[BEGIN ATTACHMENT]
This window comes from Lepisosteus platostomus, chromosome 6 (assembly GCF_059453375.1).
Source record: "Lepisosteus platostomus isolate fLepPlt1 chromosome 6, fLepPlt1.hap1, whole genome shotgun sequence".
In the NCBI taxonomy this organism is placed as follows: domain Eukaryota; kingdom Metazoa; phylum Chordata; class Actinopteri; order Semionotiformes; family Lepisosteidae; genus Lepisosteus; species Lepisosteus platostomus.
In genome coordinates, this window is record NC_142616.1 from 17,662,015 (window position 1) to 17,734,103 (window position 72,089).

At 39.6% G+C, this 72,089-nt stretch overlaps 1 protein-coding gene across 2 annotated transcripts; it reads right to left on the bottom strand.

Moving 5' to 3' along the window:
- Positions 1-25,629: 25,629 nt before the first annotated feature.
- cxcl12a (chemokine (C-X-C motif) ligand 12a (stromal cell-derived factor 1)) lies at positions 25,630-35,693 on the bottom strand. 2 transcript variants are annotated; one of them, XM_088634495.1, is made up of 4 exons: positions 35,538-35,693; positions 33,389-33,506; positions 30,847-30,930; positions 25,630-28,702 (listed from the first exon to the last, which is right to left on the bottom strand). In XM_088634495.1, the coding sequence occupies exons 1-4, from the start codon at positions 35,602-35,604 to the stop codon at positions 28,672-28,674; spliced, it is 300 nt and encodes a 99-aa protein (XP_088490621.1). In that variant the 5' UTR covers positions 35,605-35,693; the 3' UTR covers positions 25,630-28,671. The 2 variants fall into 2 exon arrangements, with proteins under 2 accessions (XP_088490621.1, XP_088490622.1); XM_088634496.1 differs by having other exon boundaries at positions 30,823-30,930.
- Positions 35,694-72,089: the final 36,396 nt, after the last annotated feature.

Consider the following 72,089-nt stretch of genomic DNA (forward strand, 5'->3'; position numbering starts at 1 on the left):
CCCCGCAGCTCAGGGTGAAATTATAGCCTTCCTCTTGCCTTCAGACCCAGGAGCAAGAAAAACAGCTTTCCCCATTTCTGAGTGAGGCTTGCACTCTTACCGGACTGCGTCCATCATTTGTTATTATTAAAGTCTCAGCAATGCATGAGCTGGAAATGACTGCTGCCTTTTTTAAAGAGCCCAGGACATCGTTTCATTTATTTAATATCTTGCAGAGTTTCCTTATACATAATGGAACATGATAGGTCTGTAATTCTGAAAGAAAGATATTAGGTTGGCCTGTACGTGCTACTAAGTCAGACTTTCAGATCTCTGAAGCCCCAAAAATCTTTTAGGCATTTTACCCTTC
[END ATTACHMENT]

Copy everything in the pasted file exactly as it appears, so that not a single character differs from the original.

This window comes from Lepisosteus platostomus, chromosome 6 (assembly GCF_059453375.1).
Source record: "Lepisosteus platostomus isolate fLepPlt1 chromosome 6, fLepPlt1.hap1, whole genome shotgun sequence".
In the NCBI taxonomy this organism is placed as follows: domain Eukaryota; kingdom Metazoa; phylum Chordata; class Actinopteri; order Semionotiformes; family Lepisosteidae; genus Lepisosteus; species Lepisosteus platostomus.
In genome coordinates, this window is record NC_142616.1 from 17,662,015 (window position 1) to 17,734,103 (window position 72,089).

At 39.6% G+C, this 72,089-nt stretch overlaps 1 protein-coding gene across 2 annotated transcripts; it reads right to left on the bottom strand.

Moving 5' to 3' along the window:
- Positions 1-25,629: 25,629 nt before the first annotated feature.
- cxcl12a (chemokine (C-X-C motif) ligand 12a (stromal cell-derived factor 1)) lies at positions 25,630-35,693 on the bottom strand. 2 transcript variants are annotated; one of them, XM_088634495.1, is made up of 4 exons: positions 35,538-35,693; positions 33,389-33,506; positions 30,847-30,930; positions 25,630-28,702 (listed from the first exon to the last, which is right to left on the bottom strand). In XM_088634495.1, the coding sequence occupies exons 1-4, from the start codon at positions 35,602-35,604 to the stop codon at positions 28,672-28,674; spliced, it is 300 nt and encodes a 99-aa protein (XP_088490621.1). In that variant the 5' UTR covers positions 35,605-35,693; the 3' UTR covers positions 25,630-28,671. The 2 variants fall into 2 exon arrangements, with proteins under 2 accessions (XP_088490621.1, XP_088490622.1); XM_088634496.1 differs by having other exon boundaries at positions 30,823-30,930.
- Positions 35,694-72,089: the final 36,396 nt, after the last annotated feature.

Consider the following 72,089-nt stretch of genomic DNA (forward strand, 5'->3'; position numbering starts at 1 on the left):
CCCCGCAGCTCAGGGTGAAATTATAGCCTTCCTCTTGCCTTCAGACCCAGGAGCAAGAAAAACAGCTTTCCCCATTTCTGAGTGAGGCTTGCACTCTTACCGGACTGCGTCCATCATTTGTTATTATTAAAGTCTCAGCAATGCATGAGCTGGAAATGACTGCTGCCTTTTTTAAAGAGCCCAGGACATCGTTTCATTTATTTAATATCTTGCAGAGTTTCCTTATACATAATGGAACATGATAGGTCTGTAATTCTGAAAGAAAGATATTAGGTTGGCCTGTACGTGCTACTAAGTCAGACTTTCAGATCTCTGAAGCCCCAAAAATCTTTTAGGCATTTTACCCTTC